Monday, May 07, 2007

Age discrimination or just facing reality?

Scott Adams, of Dilbert fame, raises an interesting point in his blog today.

He feels that the age of a presidential candidate should be fair game for his/her opponents:
Old Presidents:
How old is too old for a president? Candidate John McCain will be 72 by the time of the election. The worst case scenario is that he gets elected, does a good job, and gets reelected. He’ll be 80 by the end of his second term.

Imagine you’re a presidential advisor and you notice him starting to lose it. Do you tell the media, and set in motion a chain of events that will end in you losing your own job and power? Or do you schedule fewer public appearances for your boss and hope no one figures it out?

Every person is different, of course. But I’d like to see some statistics on the mental and physical risks to an average 75-year old. If there’s a 30% chance of a major health problem for a 75-year old, but far less for someone the age of John Edwards, I’d like to see those stats. But I doubt the media will spend much time on that sort of thing because their customers skew older. It’s bad business to remind your customers that they are likely to lose it any minute.

I’d like to see a younger candidate address the issue directly in a debate. I think it could be done without cruelty, as in “My opponent is in excellent health. But realistically, you have to ask yourself if it’s wise to vote for a man in his seventies. At his age, his mental faculties will be declining quickly. By the end of his first term, he won’t be the same person you voted for. It’s one factor among many, but it can’t be ignored.”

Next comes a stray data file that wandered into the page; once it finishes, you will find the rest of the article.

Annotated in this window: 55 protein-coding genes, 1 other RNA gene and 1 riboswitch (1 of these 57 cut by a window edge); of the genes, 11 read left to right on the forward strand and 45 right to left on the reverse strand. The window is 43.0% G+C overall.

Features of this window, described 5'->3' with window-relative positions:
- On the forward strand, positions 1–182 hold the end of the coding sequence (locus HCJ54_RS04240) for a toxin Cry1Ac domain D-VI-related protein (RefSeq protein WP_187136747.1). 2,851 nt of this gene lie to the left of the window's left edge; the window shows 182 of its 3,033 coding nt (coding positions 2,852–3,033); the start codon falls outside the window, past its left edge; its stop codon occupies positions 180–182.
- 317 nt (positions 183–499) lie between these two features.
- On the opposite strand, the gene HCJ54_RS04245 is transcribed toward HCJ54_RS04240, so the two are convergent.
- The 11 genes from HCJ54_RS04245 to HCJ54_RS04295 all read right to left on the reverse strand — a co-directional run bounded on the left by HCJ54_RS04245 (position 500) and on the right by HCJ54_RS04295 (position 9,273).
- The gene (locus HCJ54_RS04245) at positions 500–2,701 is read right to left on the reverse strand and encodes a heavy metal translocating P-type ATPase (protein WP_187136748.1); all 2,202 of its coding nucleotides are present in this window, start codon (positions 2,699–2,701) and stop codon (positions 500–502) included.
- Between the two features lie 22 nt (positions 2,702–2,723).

We have one recent experience with an old president. Ronald Reagan was in his seventies when he served as president. Regardless of what you think of his overall performance, does anyone think his age had no impact on his decisions?

I think that he actually may be on to something. I know that it is not politically correct to discuss the age of a candidate, but we are talking about the President of the United States. The job itself is stressful enough, add age and the potential health factors that come with old age, and you are dramatically increasing the likelihood that the Veep would move into the Oval Office.

Before you jump on the age discrimination angle, we are not hiring the greeter at the neighborhood Wal-Mart. This is the person we expect (current prez excluded) to make critical decisions that impact the world. We need someone with full control of his faculties and bladder (again, current prez excluded).

If someone can be too young or too green, as many feel that Obama is, someone can be too old.

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